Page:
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High-Energy Supercapacitors Could Replace Batteries in Mobile Devices, Electric Cars

06 December 2016

A team of researchers has developed what it claims is a transformational technology that could replace batteries in mobile devices and electric vehicles (EVs) with very high energy density supercapacitors.

Supercapacitors could allow electric vehicles to be recharged in the time it currently takes to refuel a gasoline-powered vehicle. Source: University of Bristol  Supercapacitors could allow electric vehicles to be recharged in the time it currently takes to refuel a gasoline-powered vehicle. Source: University of Bristol The research, from the University of Bristol, the University of Surrey and Augmented Optics Ltd., could mean not just an end to the use of batteries in everyday devices, but also creating a technology that could charge mobile devices in just a matter of seconds.

Researchers believe the technology could have a dramatic effect across the transport, aerospace, energy generation and consumer device markets, as well as flat-screen electronic devices and biosensors. It could also make possible the ability to recharge an EV as quickly as it takes to re-fuel a combustion engine. Given that it takes six to eight hours to recharge an EV with current technology, this would be a massive shift in the dynamics of the electric car market, researchers say.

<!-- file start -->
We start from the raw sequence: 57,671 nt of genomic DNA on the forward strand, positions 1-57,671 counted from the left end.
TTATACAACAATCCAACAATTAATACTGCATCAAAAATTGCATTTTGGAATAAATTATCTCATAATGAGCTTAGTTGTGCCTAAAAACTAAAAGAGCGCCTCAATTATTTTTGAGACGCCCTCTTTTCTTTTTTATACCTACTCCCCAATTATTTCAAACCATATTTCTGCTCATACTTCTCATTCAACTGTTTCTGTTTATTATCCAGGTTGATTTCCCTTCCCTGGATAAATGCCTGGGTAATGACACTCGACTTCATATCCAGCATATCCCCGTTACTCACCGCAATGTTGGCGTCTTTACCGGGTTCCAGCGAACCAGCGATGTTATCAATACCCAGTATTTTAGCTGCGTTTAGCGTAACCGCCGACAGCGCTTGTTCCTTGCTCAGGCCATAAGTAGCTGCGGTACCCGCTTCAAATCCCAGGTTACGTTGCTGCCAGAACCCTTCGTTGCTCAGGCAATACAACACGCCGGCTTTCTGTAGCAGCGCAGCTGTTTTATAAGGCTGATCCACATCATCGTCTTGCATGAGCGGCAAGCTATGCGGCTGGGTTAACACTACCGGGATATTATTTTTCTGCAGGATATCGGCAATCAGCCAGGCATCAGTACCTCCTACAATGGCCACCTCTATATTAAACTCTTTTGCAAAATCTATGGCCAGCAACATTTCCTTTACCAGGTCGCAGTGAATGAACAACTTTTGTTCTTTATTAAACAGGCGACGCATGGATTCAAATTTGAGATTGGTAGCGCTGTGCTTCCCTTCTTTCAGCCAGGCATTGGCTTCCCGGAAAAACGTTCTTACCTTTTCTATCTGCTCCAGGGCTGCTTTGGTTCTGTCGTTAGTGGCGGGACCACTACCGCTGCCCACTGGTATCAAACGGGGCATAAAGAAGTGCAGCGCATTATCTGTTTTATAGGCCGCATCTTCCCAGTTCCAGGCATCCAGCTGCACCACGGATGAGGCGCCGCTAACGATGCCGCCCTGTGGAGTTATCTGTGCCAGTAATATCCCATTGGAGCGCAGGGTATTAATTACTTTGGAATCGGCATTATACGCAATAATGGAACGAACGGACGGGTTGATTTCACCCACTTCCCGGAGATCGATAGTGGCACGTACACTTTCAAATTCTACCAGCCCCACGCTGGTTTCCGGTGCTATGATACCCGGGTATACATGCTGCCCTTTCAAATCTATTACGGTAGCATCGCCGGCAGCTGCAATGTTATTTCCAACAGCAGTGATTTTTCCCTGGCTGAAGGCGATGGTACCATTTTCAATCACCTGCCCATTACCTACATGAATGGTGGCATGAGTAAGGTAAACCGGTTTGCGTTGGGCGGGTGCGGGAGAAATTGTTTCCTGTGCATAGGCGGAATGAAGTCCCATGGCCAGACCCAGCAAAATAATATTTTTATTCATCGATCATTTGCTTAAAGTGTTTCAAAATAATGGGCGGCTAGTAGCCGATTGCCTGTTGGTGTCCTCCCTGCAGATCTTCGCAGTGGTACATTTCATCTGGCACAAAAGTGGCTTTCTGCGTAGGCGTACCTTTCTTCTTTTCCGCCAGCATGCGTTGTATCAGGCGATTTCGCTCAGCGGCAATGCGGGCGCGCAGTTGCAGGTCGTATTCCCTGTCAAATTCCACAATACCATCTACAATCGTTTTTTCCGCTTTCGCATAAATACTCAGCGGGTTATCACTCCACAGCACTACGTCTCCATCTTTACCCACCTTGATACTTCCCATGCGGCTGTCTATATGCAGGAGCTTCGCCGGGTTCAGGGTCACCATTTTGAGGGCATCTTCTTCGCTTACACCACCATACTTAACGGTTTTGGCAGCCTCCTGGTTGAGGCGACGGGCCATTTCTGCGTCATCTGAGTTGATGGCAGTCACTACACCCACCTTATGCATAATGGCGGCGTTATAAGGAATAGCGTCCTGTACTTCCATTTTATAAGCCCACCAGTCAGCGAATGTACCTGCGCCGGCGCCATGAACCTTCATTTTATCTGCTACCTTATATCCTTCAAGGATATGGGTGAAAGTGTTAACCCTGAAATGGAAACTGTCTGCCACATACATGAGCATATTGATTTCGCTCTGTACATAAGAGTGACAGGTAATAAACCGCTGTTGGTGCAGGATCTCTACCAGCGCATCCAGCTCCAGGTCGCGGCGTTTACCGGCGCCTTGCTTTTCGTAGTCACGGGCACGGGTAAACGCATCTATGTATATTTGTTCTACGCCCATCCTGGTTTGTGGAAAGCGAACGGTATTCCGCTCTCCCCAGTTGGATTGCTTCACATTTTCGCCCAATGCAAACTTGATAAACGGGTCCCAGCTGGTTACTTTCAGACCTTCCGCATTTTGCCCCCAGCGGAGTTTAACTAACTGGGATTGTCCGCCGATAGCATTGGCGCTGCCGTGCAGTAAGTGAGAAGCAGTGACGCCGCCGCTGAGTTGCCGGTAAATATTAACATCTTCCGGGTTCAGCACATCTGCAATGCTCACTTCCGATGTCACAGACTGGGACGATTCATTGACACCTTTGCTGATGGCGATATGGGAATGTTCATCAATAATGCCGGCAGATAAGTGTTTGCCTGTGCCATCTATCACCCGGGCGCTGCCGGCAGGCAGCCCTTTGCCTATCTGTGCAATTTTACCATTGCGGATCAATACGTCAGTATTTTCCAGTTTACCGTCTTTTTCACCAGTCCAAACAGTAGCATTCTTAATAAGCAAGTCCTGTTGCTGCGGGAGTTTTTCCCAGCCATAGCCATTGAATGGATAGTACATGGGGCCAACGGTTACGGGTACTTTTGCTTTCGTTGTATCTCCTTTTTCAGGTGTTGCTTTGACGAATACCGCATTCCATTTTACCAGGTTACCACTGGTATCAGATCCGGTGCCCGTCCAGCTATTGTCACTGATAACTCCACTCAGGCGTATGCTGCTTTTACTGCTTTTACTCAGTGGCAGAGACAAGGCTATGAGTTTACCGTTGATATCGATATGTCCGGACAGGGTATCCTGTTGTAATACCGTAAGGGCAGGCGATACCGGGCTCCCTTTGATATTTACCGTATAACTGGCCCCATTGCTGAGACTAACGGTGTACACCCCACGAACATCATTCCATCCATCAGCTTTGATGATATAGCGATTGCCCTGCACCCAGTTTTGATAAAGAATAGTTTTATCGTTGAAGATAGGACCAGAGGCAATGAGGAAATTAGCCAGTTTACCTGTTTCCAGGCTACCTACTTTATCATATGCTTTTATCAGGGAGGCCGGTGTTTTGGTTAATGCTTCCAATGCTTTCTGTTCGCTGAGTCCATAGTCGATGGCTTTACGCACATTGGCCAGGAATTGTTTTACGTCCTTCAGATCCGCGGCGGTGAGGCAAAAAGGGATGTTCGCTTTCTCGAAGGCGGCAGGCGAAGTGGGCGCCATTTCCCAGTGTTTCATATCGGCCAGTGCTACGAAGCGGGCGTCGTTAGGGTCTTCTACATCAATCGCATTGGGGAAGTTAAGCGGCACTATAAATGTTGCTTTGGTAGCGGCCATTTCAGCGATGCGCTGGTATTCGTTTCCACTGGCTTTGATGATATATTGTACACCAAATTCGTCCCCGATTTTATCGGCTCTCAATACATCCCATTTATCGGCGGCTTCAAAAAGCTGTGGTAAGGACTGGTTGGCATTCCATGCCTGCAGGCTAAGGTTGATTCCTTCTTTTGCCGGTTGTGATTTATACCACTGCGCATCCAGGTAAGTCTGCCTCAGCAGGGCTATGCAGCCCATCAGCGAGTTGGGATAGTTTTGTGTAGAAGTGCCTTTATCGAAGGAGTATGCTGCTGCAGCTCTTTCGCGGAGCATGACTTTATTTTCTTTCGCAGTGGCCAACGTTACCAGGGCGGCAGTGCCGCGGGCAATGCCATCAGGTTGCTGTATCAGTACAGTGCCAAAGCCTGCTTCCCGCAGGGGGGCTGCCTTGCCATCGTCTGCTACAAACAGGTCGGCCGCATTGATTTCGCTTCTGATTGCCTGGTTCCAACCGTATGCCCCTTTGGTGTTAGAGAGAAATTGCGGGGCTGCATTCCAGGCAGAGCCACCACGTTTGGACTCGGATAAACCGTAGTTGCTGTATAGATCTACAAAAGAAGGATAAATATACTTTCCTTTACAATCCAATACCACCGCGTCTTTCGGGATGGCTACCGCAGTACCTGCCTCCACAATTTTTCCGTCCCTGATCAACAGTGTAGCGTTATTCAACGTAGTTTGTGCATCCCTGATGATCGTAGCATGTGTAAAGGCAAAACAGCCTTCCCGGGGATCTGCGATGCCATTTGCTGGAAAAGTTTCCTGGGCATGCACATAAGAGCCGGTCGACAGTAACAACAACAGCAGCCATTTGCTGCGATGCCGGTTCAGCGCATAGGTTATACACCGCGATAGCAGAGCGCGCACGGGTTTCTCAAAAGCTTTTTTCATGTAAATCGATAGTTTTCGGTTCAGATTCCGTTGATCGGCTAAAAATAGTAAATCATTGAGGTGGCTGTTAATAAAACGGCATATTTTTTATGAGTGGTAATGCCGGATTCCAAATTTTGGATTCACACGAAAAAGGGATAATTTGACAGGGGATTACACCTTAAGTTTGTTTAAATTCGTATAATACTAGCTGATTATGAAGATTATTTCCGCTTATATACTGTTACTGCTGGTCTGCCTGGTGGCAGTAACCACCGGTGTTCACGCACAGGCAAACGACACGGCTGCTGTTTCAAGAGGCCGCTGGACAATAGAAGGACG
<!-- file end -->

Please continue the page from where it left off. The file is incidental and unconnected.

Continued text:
Supercapacitors are seen as an alternate power source to batteries. They store energy using electrodes and electrolytes that charge and deliver energy quickly, unlike conventional batteries that deliver energy much more slowly and in a sustained way. Supercapacitors can charge and discharge rapidly over large numbers of cycles; but because of poor energy density, they have been unable to compete with conventional battery energy storage.

“There is a global search for new energy-storage technology, and this new ultra-capacity supercapacitor has the potential to open the door to unimaginably exciting developments,” says Dr. Brendan Howlin, professor at the University of Surrey.

The technology was adapted from the principles used to make soft contact lenses, and is based on polymers that are large organic molecules composed of many repeated sub-units and bonded together to form a 3-D network.

“While this research has potentially opened the route to very high density supercapacitors, these polymers have many other possible uses in which tough, flexible conducting materials are desirable, including bioelectronics, sensors, wearable electronics and advanced optics,” says Ian Hamerton, from the Department of Aerospace Engineering at the University of Bristol. “We believe that this is an extremely exciting and potentially game-changing development.”

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